European Journal of Pharmaceutical Sciences Impact Factor & Information

Publisher: European Federation for Pharmaceutical Sciences, Elsevier

Journal description

The European Journal of Pharmaceutical Sciences is the official journal of the European Federation for Pharmaceutical Sciences (EUFEPS). The journal publishes research reports, review articles and scientific commentaries on all aspects of the pharmaceutical sciences with strong emphasis on originality and scientific quality. The Editors welcome articles in this multidisciplinary field, ranging from drug discovery, over drug delivery to drug development. More specifically, the Journal publishes reports in medicinal chemistry, pharmacology, drug absorption and metabolism, pharmacokinetics and pharmacodynamics, pharmaceutical and biomedical analysis, drug delivery including gene delivery, drug targeting, pharmaceutical technology, pharmaceutical biotechnology and clinical drug evaluation. Scientific commentaries and review articles are generally by invitation only or by consent of the Editors. Proceedings of scientific meetings may be published as special issues or supplements to the Journal. Manuscripts submitted to the Journal are only accepted on the understanding that (a) they are subject to editorial review (generally by two independent referees); (b) they have not been, and will not be, published in whole or in part in any other journal; (c) the recommendations of the Declarations of Helsinki and Tokyo, for humans, and the European Community guidelines as accepted principles for the use of experimental animals have been adhered to.

Current impact factor: 3.01

Impact Factor Rankings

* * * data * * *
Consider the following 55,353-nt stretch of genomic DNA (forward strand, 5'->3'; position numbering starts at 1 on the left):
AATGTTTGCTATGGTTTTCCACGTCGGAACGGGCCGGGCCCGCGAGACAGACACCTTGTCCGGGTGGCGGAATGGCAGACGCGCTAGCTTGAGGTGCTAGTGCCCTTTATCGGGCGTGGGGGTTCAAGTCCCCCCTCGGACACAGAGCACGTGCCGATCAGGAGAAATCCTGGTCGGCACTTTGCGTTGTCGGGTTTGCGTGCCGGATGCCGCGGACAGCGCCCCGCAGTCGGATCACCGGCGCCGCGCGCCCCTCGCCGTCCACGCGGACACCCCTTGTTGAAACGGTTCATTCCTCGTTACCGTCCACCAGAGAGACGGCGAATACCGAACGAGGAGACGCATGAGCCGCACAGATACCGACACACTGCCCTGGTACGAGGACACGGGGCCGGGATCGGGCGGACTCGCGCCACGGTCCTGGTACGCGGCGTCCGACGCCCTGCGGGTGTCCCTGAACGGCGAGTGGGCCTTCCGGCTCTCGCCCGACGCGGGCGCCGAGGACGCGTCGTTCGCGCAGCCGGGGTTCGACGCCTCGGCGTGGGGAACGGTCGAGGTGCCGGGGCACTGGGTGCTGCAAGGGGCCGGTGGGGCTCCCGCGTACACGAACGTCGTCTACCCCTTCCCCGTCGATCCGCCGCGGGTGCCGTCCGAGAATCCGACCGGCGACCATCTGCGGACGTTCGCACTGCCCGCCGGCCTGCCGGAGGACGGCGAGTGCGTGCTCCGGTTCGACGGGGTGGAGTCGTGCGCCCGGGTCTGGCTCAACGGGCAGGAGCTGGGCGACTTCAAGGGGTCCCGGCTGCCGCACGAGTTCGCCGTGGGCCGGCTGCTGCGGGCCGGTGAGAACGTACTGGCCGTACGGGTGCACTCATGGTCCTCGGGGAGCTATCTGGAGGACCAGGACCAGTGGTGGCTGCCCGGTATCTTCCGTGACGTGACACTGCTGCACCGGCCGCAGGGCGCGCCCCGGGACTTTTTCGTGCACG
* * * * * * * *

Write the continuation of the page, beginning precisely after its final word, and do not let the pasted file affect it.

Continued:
2015 Impact Factor Available summer 2015
2013 / 2014 Impact Factor 3.005
2012 Impact Factor 2.987
2011 Impact Factor 3.212
2010 Impact Factor 3.291
2009 Impact Factor 2.608
2008 Impact Factor 3.65
2007 Impact Factor 3.127
2006 Impact Factor 2.482
2005 Impact Factor 2.347
2004 Impact Factor 1.949
2003 Impact Factor 2.248
2002 Impact Factor 2.436
2001 Impact Factor 1.842
2000 Impact Factor 1.212
1999 Impact Factor 0.885
1998 Impact Factor 1.013
1997 Impact Factor 1.481
1996 Impact Factor 0.991
1995 Impact Factor 0.674
1994 Impact Factor 0.684

Impact factor over time

Impact factor

Additional details

5-year impact 3.42
Cited half-life 6.60
Immediacy index 0.58
Eigenfactor 0.01
Article influence 0.87
Website European Journal of Pharmaceutical Sciences website
Other titles European journal of pharmaceutical sciences (Online), Pharmaceutical sciences, EJPS
ISSN 0928-0987
OCLC 38945661
Material type Document, Periodical, Internet resource
Document type Internet Resource, Computer File, Journal / Magazine / Newspaper

Publisher details


  • Pre-print
    • Author can archive a pre-print version
  • Post-print
    • Author can archive a post-print version
  • Conditions
    • Pre-print allowed on any website or open access repository